I’m sure that all of the following recipes felt like small victories in the eyes of the talented people who created them, and I’m glad they had the generosity to share those victories with us.
First victory: Tessa’s awesome, savory oat crackers. I admit, crackers are usually on the list of things I opt to purchase rather than make. But the process here seems so simple, and the results so good, that I’m tempted to try.
Constanze’s mushroom bolognese is a beautiful farewell to tomato season. I can feel her appreciation of its vibrancy and color–a contrast to the grayness and chill of November.
This meal qualifies as “comfort food” because it evokes a traditional recipe and because carby things are comforting. But for me, the essence of comfort food doesn’t really reside any particular recipe or ingredient. It’s all about whether or not a dish can create a sensation of safety and succor. I’d say that most of my favorite meals do that, and I’m sure that this one will when I make it.
With time and plenty of patience, I’m learning to not fear certain kitchen techniques that have always freaked me out, like making a lattice top for pie, or making anything that involves yeast. Ravioli still seems a bit beyond my grasp, but for the time being I’m just going to stare at the prettiness that is Ania’s beetroot ravioli. So lovely and colorful and–oh yeah–vegan and gluten-free, too.
I admit, Elenore’s semiwarm herbed quinoa bowls are making me just a little nostalgic for summer tomatoes and fresh herbs. But they are beautiful and bountiful and right up my ally, and I’m bookmarking them all the same. Love the addition of fennel!
I think we’re all probably awash in crisp and crumble recipes right now, but great ideas always find their way to the top of the pile. I love Sohpie’s idea to add tahini to her apple crumble. She says “with the addition of only a couple of tablespoons of tahini the crumble is brought into a whole new realm of richness and luxury and becomes a little more cookie-like. But like a healthy fruit filled cookie you can eat for breakfast!”
A healthy fruit filled cookie you can eat for breakfast? Sold.
1. An interesting article about how peoples’ perception of genius reveals subconscious gender biases.
2. I love this video, narrated by Sharon Salzberg, about compassion as a practice of paying attention. Salzberg notes that we often speak about compassion as if it’s an innate quality or gift. It may be true that some people are uniquely or especially empathetic, but to frame compassion as a personality trait may actually limit how much we allow ourselves to cultivate and feel it.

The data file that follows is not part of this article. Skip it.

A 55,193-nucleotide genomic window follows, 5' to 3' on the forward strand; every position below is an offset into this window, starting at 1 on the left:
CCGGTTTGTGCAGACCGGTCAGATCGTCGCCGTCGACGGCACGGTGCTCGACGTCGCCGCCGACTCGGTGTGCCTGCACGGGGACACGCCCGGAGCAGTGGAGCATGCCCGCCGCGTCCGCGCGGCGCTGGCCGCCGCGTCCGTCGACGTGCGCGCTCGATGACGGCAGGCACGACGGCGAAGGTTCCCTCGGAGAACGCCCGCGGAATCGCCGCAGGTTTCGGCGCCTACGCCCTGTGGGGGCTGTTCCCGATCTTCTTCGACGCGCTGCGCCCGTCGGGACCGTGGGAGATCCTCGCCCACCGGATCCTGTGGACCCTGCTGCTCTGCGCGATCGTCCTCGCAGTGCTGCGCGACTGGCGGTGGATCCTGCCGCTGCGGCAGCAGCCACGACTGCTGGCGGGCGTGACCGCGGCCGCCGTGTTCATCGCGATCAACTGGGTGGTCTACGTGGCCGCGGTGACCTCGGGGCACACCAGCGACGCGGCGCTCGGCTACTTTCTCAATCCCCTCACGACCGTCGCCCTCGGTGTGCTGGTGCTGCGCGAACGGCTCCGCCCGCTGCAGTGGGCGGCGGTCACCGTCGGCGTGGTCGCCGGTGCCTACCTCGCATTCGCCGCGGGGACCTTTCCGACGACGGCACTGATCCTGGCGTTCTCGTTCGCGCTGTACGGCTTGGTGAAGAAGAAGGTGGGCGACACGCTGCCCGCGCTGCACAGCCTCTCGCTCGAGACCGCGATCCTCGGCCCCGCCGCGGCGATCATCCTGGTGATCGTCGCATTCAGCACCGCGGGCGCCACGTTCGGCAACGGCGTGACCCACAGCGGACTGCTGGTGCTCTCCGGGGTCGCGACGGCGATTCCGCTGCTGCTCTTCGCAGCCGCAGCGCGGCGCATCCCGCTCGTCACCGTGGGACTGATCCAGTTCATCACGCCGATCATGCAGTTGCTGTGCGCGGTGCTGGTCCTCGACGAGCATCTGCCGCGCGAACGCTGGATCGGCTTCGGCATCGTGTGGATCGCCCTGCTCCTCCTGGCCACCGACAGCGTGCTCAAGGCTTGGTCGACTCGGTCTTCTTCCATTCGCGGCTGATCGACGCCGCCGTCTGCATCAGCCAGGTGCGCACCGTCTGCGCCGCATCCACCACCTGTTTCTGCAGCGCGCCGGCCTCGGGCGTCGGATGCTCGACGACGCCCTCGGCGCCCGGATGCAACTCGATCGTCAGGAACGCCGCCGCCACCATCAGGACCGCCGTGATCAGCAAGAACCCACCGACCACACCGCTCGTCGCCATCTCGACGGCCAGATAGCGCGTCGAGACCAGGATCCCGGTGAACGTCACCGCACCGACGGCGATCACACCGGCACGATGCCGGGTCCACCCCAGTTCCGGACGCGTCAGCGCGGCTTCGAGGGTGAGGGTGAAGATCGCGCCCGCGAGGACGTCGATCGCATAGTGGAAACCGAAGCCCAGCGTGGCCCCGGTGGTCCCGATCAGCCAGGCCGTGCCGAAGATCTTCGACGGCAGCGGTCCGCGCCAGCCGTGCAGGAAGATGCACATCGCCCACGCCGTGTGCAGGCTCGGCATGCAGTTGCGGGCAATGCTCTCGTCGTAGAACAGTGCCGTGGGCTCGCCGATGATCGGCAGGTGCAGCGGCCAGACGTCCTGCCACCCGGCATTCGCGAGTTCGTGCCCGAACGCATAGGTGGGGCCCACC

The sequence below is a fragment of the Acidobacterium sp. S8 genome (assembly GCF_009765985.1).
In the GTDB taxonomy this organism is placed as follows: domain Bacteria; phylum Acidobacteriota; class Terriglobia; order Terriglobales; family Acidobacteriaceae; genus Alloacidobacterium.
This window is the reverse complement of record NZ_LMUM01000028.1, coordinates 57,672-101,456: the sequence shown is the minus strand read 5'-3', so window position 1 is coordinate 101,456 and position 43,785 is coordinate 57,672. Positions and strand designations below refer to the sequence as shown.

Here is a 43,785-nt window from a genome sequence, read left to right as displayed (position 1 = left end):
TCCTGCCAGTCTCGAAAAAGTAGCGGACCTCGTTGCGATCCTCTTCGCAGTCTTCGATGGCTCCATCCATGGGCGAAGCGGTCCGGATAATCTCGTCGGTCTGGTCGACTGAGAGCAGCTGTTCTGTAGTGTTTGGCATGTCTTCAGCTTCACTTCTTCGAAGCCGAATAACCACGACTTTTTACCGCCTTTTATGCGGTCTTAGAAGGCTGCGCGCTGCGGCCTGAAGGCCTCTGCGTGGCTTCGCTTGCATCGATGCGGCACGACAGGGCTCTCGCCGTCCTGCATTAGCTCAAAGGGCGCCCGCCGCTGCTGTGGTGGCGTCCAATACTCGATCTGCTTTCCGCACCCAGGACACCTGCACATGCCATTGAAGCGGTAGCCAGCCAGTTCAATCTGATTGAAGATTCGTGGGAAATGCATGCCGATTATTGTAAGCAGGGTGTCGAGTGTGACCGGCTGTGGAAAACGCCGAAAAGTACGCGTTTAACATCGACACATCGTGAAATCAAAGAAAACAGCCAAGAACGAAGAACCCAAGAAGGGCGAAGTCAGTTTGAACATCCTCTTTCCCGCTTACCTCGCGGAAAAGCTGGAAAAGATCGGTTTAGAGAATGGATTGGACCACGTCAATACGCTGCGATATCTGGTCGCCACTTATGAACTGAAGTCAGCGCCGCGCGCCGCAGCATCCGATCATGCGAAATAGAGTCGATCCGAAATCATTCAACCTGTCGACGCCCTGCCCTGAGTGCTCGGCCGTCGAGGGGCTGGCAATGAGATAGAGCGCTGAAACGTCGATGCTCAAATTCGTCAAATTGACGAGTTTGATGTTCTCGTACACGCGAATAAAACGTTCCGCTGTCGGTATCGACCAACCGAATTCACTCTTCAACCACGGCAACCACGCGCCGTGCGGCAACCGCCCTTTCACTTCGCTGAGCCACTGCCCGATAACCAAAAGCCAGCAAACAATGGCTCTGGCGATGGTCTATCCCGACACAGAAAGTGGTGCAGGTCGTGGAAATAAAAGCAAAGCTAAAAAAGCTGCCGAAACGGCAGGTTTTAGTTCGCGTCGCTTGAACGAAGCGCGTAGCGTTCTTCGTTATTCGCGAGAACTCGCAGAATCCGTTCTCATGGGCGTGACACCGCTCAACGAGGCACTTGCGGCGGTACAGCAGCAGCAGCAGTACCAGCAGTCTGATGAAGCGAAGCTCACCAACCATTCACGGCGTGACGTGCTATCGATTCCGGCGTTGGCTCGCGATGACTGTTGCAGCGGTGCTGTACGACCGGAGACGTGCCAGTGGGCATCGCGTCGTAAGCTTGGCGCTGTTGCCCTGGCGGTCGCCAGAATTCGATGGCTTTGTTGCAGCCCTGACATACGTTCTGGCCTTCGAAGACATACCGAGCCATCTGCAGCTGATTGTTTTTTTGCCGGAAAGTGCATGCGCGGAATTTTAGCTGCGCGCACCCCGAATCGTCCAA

Instead, Salzberg says, “I think of compassion as a natural result that comes from paying attention.” Other people become more real to us as we register small details about them; we realize that they are not “props” in our lives, but rather whole people whose experiences are as vivid and unique as our own. I appreciate her perspective, and I agree that compassion (like so many things!) can be a practice.
3. I like Ina Garten’s five tips for creating special date nights at home–especially #5, which is hard to observe in this day and age of abundant, excellent TV shows!
4. An interesting consideration of the challenges and opportunities presented by social media in the context of an epidemic (or another public health crisis). We live in an age where people can quickly access and disseminate information. According to the article,
This new environment presents a complex mix of opportunities and challenges for health officials. On one hand, increased public engagement during a health crisis can allow officials to communicate more directly with citizens. But every new online platform is also a conduit for spreading criticism or misinformation. The rise of social media makes it “harder for governments to shut down the flow of information, but the information itself may be unreliable,” says Crawford Kilian, a Vancouver-based writer who covers the politics of public health.
5. Finally, good reporting on care gaps for transgender people, via the New York Times.
I’m sorry for the quick commentary this week, but it is, truth be told, almost past my bedtime. I’ll be back on Tuesday with a new recipe, and for now I wish you a wonderful Monday.